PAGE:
While we're visiting the family farms around the Triangle during the sixth annual Piedmont Farm Tour this weekend, many of us will be thinking about the farmers of Ireland, the United Kingdom and Europe, who have been so tragically impacted by the epidemics of mad cow and foot-and-mouth diseases. More than a million cattle, sheep and pigs have been slaughtered this spring in an effort to contain the highly contagious afflictions. Whole dairy herds have been completely wiped out.
No cases of these diseases have been reported in the United States, and that's great, says Muffin Brosig of Maple View Farm & Milk Company in Chapel Hill. One single case in this area would immediately condemn every herd, Brosig says. Maple View Farm will be closed during the farm tour, since foot-and-mouth is so contagious that it can come in on the soles of visitors' shoes, and can even be carried, and transmitted airborne, by humans. "There is so much international travel in this area," says Brosig, "that we can't take the chance. One case in Chatham County would mean disaster for all the farms in the region." Maple View will keep its new ice cream store open at the corner of Rocky Ridge and Dairyland roads. Anybody who is a fan of their luscious milk and cream should make a beeline for the Country Store on farm tour weekend.
Even though we won't be petting any of Maple View Farm's lovely dairy cattle this year, the farm tour offers an opportunity to visit with lots of other animals. The tour sponsor, Carolina Farm Stewardship Association (CFSA), encourages visits with local livestock, but not if you've been out of the country during the past 60 days. If you have, please don't visit Celebrity Dairy, Cud-Zu Goat Farm, McAdams Farm, Spence's Farm, Merriweather Farm, New Hope Farm or Nu Horizons Farm.
But if you've been a stay-at-home for the past two months, you'll be welcome at Spence's Farm, a visitor-friendly place between Carrboro and Hillsborough. In addition to after-school and summer programs for kids, Spence Dickinson offers woodworking and riding programs. He has 18 animals, including ponies, a donkey, a mule, chickens, goats, llamas, pot-bellied pigs, geese and turkeys. Among his horses are several Morgans, the only breed native to North America, Dickinson says.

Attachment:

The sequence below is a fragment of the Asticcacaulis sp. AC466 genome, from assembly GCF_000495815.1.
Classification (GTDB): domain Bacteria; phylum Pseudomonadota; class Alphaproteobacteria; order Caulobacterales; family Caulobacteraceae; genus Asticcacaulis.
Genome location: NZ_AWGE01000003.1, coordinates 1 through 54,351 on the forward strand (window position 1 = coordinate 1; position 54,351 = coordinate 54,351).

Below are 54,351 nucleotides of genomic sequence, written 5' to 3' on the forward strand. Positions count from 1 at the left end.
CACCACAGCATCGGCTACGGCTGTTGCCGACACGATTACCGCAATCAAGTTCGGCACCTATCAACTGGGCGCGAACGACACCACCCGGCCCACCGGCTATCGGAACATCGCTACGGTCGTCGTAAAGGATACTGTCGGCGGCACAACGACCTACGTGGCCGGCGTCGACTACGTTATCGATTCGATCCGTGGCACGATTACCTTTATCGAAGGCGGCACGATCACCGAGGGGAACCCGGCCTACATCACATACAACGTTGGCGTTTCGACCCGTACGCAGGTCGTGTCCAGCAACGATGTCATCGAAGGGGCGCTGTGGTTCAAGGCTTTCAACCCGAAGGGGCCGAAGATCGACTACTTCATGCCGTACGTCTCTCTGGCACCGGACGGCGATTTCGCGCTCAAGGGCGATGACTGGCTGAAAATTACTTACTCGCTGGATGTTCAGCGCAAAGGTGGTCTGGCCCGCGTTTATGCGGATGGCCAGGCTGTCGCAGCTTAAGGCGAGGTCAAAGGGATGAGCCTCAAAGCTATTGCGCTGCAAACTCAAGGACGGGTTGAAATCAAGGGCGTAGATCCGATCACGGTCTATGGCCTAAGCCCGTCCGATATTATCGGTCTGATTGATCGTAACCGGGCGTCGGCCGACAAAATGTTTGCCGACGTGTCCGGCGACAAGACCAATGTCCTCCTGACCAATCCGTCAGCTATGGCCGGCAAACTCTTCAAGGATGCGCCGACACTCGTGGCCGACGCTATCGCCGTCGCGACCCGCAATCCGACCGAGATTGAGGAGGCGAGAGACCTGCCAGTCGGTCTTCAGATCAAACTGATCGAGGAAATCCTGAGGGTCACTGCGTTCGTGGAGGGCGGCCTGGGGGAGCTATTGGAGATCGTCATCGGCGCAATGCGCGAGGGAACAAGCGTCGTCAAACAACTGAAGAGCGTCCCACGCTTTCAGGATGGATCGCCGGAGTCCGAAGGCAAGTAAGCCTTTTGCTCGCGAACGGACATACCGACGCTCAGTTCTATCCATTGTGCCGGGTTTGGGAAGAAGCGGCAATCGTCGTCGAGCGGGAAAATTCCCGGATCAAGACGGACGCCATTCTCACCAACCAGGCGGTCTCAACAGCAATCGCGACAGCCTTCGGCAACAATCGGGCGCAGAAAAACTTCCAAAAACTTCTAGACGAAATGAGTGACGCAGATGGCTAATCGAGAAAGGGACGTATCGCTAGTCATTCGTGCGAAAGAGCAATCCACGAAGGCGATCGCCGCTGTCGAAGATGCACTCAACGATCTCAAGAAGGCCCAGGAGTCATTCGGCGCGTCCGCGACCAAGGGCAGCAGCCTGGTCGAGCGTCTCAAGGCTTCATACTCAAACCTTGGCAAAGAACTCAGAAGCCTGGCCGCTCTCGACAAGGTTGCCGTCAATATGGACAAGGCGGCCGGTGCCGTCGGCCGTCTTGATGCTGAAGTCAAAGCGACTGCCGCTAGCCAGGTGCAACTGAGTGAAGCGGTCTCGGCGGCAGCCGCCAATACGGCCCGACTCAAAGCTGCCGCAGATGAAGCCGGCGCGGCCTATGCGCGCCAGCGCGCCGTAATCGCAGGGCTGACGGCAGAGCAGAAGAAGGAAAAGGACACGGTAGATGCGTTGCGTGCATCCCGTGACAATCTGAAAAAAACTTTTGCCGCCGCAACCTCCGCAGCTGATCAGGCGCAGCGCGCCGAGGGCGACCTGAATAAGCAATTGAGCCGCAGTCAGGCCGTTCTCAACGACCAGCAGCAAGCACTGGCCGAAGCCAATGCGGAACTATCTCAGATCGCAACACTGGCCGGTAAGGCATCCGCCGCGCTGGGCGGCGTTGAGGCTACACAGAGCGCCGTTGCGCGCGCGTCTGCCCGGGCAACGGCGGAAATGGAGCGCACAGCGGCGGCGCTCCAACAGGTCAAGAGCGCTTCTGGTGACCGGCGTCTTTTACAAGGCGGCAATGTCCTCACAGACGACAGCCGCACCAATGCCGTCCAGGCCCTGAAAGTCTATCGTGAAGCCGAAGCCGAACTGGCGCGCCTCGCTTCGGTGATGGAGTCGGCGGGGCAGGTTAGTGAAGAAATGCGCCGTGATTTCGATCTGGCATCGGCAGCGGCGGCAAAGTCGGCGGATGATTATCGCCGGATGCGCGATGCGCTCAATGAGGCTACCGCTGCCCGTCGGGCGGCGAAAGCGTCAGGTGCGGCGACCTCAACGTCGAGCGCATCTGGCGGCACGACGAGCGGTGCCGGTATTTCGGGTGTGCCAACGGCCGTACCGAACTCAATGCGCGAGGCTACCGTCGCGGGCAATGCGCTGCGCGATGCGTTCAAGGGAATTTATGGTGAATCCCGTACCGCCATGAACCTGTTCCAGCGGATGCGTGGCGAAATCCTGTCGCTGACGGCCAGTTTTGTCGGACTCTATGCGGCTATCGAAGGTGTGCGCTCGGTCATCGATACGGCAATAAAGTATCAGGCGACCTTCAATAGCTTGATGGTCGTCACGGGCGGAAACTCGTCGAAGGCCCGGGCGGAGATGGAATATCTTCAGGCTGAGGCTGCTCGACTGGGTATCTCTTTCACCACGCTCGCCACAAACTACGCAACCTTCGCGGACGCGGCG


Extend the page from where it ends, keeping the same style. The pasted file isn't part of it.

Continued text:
Morgan Horses, first developed by Vermont schoolteacher Justin Morgan, are considered unique, smart and powerful. They're good for working, riding, plowing and pulling a carriage, and are dependable and friendly family horses, Dickinson says. In his riding program, Dickinson uses horses to teach about relationships. "When you get on a horse's back, you're not a human anymore," he says, "you're a human with powerful legs. You're stronger and faster. You can dominate a horse, but you can also build a partnership. We use horses to teach kids about trust, about how to be friends with things that are bigger than they are."
At Nu Horizons Farm just south of Pittsboro, you'll have the rare chance to see a herd of water buffalo. Leigh and Susan Loraine have five buffalo, and you might be lucky enough to see a sixth: One of the herd is pregnant. The Loraines are beginning a cheese dairy and with the help of the water buffalo, they'll be making buffalo mozzarella in the near future, along with cheese and butter from their Jersey dairy cows. They also raise pigs, chickens and beef without using animal byproducts, hormones or antibiotics.
"We'll have our country market open for the tour," says Susan Loraine, "with all our meats for sale, produce from our organic market gardens, Amish quilts, jams and jellies. We'll also be serving sandwiches, pies and cookies, and there's a nice place to picnic."